Thoughts on the 2018 teacher work stoppage from a local educator.

I began noticing discontent weeks before the nine-day teacher work stoppage. Many wondered how and why our state health insurance, PEIA, was proposing so many predatory changes. In a state where salary increases have failed to keep up with inflation and benefits have been cut due to lack of funding, the last thing teachers and state employees needed was a pay cut due to rising premiums.

What truly lit the powder keg were two highly unpopular and invasive PEIA proposals. First, there was GO360, an app that required state employees to keep track of their daily fitness. If we would fail to log enough points on GO360, deductibles and premiums would go up. Second, PEIA proposed a “Total Family Income” clause which mandated that we send them our tax information so they could prorate our premiums based on spousal income, children’s income, and supplemental income—such as side jobs, rental income, dividends, etc. As tensions increased by mid-February, union leaders came to our schools and conducted a vote to organize a state-wide work stoppage beginning on February 22.

The work stoppage took my colleagues and I to a variety of places. First, we picketed at locations like downtown Charles Town, Shepherdstown, and Panera Bread (Ranson), where we received an amazing amount of local support from community members and local businesses.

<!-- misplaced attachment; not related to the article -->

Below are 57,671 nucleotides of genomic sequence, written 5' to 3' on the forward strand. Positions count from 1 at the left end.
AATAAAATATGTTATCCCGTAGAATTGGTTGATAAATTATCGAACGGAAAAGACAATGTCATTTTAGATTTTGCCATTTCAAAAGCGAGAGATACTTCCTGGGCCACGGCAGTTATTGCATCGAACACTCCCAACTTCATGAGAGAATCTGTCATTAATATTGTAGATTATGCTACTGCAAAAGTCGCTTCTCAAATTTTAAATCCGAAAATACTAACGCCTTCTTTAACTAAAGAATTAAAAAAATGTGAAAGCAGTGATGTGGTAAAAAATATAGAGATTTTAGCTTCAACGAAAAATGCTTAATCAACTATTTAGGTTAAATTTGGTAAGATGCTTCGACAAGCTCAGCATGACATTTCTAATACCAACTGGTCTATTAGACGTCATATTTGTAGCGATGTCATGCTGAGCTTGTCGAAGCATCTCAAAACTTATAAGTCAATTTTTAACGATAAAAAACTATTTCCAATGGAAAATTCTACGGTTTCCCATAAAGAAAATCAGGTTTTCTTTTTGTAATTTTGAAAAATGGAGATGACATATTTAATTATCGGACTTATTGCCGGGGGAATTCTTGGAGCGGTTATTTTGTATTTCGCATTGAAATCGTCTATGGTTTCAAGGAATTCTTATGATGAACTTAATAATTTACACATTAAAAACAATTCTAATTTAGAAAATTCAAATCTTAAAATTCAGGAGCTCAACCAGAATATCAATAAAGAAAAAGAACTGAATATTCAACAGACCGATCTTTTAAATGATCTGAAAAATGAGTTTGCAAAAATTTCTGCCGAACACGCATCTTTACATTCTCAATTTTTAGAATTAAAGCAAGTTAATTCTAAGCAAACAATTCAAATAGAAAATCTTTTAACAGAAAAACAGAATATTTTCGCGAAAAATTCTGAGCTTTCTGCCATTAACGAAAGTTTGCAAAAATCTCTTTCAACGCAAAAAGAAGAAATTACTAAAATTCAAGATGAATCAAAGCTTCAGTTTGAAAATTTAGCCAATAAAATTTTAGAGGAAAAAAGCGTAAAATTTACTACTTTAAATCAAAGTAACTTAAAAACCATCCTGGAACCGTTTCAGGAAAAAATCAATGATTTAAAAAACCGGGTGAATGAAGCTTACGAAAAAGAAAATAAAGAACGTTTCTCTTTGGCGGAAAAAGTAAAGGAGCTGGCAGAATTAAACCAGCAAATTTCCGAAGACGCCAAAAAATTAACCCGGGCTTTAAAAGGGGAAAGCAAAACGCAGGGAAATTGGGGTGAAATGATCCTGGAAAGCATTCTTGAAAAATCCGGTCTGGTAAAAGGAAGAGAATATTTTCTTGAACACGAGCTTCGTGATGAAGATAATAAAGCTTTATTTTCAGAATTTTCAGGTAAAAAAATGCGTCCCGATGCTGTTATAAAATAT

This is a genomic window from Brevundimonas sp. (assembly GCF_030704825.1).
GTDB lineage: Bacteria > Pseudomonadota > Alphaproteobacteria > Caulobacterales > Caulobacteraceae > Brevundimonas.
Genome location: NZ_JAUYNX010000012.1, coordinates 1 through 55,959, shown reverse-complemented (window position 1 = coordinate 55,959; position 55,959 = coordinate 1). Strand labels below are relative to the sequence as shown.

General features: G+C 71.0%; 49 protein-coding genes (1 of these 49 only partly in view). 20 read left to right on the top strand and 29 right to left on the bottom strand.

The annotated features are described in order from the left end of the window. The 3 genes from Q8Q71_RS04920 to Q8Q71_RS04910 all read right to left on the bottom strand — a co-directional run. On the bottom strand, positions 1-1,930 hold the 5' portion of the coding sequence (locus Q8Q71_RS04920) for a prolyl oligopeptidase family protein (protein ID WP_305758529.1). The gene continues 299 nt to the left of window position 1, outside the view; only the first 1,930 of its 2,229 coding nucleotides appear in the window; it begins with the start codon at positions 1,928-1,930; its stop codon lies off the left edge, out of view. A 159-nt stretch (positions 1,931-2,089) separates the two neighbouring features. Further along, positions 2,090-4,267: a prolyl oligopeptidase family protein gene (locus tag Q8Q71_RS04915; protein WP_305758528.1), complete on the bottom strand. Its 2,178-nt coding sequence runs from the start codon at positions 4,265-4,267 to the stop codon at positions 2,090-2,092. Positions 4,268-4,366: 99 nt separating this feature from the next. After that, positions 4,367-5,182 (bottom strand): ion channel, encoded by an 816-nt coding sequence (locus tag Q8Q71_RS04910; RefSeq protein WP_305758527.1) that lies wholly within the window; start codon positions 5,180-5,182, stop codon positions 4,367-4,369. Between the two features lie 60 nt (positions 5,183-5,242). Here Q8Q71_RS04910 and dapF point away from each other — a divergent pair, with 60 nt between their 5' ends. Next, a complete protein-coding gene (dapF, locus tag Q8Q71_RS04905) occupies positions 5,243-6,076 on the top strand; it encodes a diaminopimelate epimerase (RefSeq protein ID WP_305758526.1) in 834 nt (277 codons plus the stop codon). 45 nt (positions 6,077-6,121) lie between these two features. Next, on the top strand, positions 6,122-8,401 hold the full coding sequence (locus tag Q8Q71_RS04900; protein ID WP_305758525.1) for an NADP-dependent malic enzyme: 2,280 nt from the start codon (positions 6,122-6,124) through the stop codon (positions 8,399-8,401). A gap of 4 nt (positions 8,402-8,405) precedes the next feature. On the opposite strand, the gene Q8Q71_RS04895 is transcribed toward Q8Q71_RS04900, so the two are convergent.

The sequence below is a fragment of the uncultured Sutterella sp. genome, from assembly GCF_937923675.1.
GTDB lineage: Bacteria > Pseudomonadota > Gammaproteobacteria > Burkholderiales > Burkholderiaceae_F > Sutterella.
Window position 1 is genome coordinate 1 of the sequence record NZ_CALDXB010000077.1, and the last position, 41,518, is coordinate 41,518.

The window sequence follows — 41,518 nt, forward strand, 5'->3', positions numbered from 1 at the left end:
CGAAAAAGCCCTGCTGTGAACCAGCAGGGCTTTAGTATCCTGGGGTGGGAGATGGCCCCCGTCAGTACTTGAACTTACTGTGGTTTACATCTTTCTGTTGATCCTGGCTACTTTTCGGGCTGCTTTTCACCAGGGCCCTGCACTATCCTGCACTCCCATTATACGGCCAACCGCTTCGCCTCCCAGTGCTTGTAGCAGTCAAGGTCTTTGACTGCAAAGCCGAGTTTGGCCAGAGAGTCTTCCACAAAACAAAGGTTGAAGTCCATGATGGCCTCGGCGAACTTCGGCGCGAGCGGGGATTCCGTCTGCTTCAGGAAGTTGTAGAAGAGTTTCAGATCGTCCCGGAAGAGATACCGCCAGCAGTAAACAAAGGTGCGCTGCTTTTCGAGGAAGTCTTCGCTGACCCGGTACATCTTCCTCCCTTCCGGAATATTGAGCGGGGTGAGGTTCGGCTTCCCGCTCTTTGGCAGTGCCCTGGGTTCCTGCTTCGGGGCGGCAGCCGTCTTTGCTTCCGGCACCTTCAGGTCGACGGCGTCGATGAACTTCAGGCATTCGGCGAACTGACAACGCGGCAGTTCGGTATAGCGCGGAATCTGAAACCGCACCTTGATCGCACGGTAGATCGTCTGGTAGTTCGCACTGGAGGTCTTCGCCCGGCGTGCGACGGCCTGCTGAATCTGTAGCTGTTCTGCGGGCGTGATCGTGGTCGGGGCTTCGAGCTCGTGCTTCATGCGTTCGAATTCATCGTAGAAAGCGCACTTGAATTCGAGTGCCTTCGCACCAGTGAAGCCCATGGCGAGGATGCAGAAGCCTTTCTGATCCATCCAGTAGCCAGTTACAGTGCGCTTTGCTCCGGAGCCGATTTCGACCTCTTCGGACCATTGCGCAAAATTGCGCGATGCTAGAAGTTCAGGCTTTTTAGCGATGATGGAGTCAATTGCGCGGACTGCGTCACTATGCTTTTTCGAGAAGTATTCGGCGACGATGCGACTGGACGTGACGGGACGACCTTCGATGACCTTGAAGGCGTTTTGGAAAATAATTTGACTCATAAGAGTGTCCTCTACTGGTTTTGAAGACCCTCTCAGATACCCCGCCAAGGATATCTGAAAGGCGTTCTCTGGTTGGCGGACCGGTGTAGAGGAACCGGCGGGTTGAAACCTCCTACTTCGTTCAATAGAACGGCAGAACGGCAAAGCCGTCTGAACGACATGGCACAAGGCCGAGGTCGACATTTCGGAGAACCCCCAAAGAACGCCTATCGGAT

Additionally, many drove to Spring Mills High School, where we saw Governor Justice questioned by a hostile crowd as he attempted to justify and alleviate the situation. Following the governor’s Q&A segment, many of us were interviewed by news stations and made brief appearances on the evening news. Some of us even ventured deep in-state to the Capitol, where other state teachers and employees packed the interior hallways and front steps of the famously golden-domed capitol building.

While in the capitol, we watched the governor’s bill, which would have ended the work stoppage, be repeatedly tabled by our Senate, although it had already passed through the House 98-1. Eventually, the bill passed, giving all state employees a five percent raise, a 16-month freeze of PEIA premiums, and the removal of GO360 and the “Total Family Income” requirement.

And so we returned to work. The work stoppage shed light on several government issues that some would consider a misuse of tax dollars, and possibly unethical contributions. Newspapers printed mindboggling expenditures by government officials in Charleston, like $32,000 couches and $28,000 floor rugs—which cost more than a state service person’s average salary.

Additionally, Senator Richard Ojeda became a social media icon with live videos describing the Senate’s refusal to consider bills that would raise the severance tax on natural gas—allegedly because of campaign contributions.

And a video even surfaced on many news websites of a democratic primary candidate being dragged out of the capitol building for reading state representatives’ political donations from oil and gas companies. The whole state, if not the whole country, seemed to be watching.

Ultimately, the nine-day work stoppage may have taken us to variety of physical locations, but has left us with a higher cognizance of local and state government. Hopefully, voting will increase, and voters will research individual candidates. I know I will remember this in November.

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